Wednesday, September 4, 2013

Three And A Quick Toddle

This is likely to be a day from my personal vision of Hell, so please excuse the following brevities.

1. How serious is the Syrian matter, really?

Possibly not too serious, if one of the Senate's more notable "hawks" can treat it this way:

Sen. John McCain, R-Ariz., was caught red-handed by a reporter playing a game on his iPhone as his Senate colleagues and top Obama administration officials discussed a strike on Syria at a Senate Foreign Relations Committee hearing Tuesday.

The Republican senator, who met with the White House Monday to discuss the conflict, admitted he was playing the poker game during the hearing after the Washington Post posted a photo of him doing so.

“Scandal!” McCain tweeted from his personal account. “Caught playing iPhone game at 3+ hour Senate hearing - worst of all I lost!”

McCain and fellow GOP Sen. Lindsey Graham, R-S.C., announced conditional support for Obama’s plan on a strike on Syria at a Monday press conference, but said any U.S. military strike would need to have the goal of degrading the Assad regime.

Making light of being caught at such a thing doesn't excuse the offense to the seriousness of the subject under discussion...if, indeed, the subject itself is a serious one. But then, John McCain's ability to take anything seriously has been open to question since he first decided to pursue the presidency on the strength of two admittedly unique credentials:

  • Having been shot out of the sky by North Vietnamese anti-aircraft fire;
  • Spending several years in a North Vietnamese prison.

Gee, what an opportunity the American people missed, eh?

2. Obeying the law is no excuse.

"Excuse me?" I hear you say. "Did you bungle that quote, Fran?"

Not a chance, bro:

SAN ANTONIO -- An "open carry" demonstration outside of a local Starbucks was broken up by police after passersby complained about the three men and their rifles.

The demonstrators, who posted a video of the entire encounter to YouTube, claim they were within their legal rights.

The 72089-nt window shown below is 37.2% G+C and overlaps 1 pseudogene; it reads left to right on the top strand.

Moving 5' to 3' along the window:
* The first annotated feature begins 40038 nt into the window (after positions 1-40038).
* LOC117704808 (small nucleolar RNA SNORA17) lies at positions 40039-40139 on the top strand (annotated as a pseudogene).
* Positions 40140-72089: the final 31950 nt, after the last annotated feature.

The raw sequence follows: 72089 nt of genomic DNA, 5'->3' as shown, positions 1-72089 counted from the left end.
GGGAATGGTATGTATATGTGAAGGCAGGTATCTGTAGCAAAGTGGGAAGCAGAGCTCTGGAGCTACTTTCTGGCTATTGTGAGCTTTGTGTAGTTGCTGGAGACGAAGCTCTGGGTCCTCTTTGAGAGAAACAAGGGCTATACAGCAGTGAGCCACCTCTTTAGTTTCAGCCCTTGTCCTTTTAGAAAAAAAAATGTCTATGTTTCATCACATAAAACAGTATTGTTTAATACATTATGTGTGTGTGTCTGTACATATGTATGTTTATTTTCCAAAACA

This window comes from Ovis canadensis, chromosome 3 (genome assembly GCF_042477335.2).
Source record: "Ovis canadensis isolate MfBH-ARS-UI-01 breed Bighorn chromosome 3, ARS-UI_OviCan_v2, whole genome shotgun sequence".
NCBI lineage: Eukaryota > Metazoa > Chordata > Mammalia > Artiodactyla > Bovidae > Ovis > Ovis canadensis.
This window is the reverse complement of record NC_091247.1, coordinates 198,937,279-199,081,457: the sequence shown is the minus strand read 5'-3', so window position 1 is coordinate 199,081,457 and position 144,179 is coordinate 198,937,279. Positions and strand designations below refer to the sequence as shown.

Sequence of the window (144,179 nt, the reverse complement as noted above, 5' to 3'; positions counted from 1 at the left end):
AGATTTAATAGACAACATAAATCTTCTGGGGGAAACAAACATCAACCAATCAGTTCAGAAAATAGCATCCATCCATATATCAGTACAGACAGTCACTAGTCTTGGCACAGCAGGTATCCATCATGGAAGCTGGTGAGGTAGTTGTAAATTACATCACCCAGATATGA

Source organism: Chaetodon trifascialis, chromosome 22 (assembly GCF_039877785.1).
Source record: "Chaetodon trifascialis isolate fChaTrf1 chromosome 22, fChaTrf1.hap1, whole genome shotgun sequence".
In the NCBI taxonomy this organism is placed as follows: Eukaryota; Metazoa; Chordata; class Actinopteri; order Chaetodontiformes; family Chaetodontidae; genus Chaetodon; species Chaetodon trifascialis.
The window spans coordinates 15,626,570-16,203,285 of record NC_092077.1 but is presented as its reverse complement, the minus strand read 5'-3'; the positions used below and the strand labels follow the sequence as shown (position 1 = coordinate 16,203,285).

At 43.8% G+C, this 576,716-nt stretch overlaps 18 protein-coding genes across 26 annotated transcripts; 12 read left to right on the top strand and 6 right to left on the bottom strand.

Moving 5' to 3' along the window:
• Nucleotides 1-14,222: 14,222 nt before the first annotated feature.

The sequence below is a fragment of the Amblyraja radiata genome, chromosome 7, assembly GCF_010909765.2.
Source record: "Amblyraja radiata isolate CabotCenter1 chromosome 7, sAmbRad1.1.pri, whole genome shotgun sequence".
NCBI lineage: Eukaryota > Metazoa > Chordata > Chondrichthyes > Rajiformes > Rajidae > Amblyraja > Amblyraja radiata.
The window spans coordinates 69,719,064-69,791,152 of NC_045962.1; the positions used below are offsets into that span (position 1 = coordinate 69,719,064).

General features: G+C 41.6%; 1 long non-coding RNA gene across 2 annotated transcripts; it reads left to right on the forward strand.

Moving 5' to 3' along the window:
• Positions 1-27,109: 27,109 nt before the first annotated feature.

According to Texas law, this type of conduct isn't illegal as long as the weapon is not loaded.

However, San Antonio police Chief William McManus explained that the gun holder can still be charged with disorderly conduct if anyone, at any point, feels threatened.

"It's a disorderly offense that officers will address accordingly," McManus said.

[Citation courtesy of Sara Noble.]

Penal law was once based on a simple rule: Does the cited action cause harm, or a likelihood of harm, to unconsenting others? The modern tendency is to replace the word harm with offense.

That this should have happened in Texas, of all places, makes it plain how thoroughly the police have been mobilized against the citizenry and the rights of the private citizen...and how critically important it is to halt this progression and reverse it before it can go further.

3. Well, we dodged one bullet, at least.

John Kerry came within about three million votes -- actually, more like 150,000 votes, as all he needed was to take Ohio -- of becoming president of these United States. We can be thankful that:

  • He failed at that attempt;
  • He's no longer a United States Senator;
  • We have Rand Paul, one of the best men currently in public office, to show him for what he is.

Yes, yes, we have to endure his depressing puss and lugubrious ramblings as Obama's Secretary of State, but once you've installed Obama in the Oval Office, that's on the order of a mosquito bite to a machine-gunning victim. Besides, with a little luck we can arrange to have Kerry's "diplomatic" duties keep him out of the country most of the time, right? Right?

And that's all for today, Gentle Reader.

1 comment:

A Reader said...

Mr Porretto, Bexar County (pronounced Bear, because we gringos swallow the X) is one of the few consistently blue counties in Texas, so the citizen's and the SAPD's responses are disappointing but not surprising. Texans have been living under this kind of stupidity for a century now, ever since the tumult and lawlessness of the Frontier period caused our forefathers to accept the power of the State to police our arms and then to outlaw the bearing of sidearms in public. We succumbed to our fear long ago. It is recorded for posterity in our Constitution, which ironically gives the State so little power that we have to amend it regularly.